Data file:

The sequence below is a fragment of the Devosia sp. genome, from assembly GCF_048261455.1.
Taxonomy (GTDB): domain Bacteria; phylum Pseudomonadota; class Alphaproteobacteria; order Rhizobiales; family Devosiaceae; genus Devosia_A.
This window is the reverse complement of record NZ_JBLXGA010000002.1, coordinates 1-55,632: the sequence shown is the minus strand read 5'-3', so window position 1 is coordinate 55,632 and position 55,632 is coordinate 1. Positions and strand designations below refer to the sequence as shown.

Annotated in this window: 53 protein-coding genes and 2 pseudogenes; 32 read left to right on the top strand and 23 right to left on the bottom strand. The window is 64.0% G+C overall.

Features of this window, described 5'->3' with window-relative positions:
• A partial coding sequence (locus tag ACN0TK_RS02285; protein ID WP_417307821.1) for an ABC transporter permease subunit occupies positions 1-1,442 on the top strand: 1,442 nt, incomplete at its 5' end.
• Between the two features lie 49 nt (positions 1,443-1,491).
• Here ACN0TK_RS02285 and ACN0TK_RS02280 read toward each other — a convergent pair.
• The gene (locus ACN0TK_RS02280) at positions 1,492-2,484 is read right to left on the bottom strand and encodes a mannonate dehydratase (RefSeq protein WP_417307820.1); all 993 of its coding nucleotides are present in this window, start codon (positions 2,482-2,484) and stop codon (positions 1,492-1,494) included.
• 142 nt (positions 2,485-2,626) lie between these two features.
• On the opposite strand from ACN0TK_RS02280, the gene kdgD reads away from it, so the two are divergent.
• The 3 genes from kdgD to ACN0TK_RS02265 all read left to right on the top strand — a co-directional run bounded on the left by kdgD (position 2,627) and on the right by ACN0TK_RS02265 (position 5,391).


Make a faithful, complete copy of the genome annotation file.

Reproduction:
The sequence below is a fragment of the Devosia sp. genome, from assembly GCF_048261455.1.
Taxonomy (GTDB): domain Bacteria; phylum Pseudomonadota; class Alphaproteobacteria; order Rhizobiales; family Devosiaceae; genus Devosia_A.
This window is the reverse complement of record NZ_JBLXGA010000002.1, coordinates 1-55,632: the sequence shown is the minus strand read 5'-3', so window position 1 is coordinate 55,632 and position 55,632 is coordinate 1. Positions and strand designations below refer to the sequence as shown.

Annotated in this window: 53 protein-coding genes and 2 pseudogenes; 32 read left to right on the top strand and 23 right to left on the bottom strand. The window is 64.0% G+C overall.

Features of this window, described 5'->3' with window-relative positions:
• A partial coding sequence (locus tag ACN0TK_RS02285; protein ID WP_417307821.1) for an ABC transporter permease subunit occupies positions 1-1,442 on the top strand: 1,442 nt, incomplete at its 5' end.
• Between the two features lie 49 nt (positions 1,443-1,491).
• Here ACN0TK_RS02285 and ACN0TK_RS02280 read toward each other — a convergent pair.
• The gene (locus ACN0TK_RS02280) at positions 1,492-2,484 is read right to left on the bottom strand and encodes a mannonate dehydratase (RefSeq protein WP_417307820.1); all 993 of its coding nucleotides are present in this window, start codon (positions 2,482-2,484) and stop codon (positions 1,492-1,494) included.
• 142 nt (positions 2,485-2,626) lie between these two features.
• On the opposite strand from ACN0TK_RS02280, the gene kdgD reads away from it, so the two are divergent.
• The 3 genes from kdgD to ACN0TK_RS02265 all read left to right on the top strand — a co-directional run bounded on the left by kdgD (position 2,627) and on the right by ACN0TK_RS02265 (position 5,391).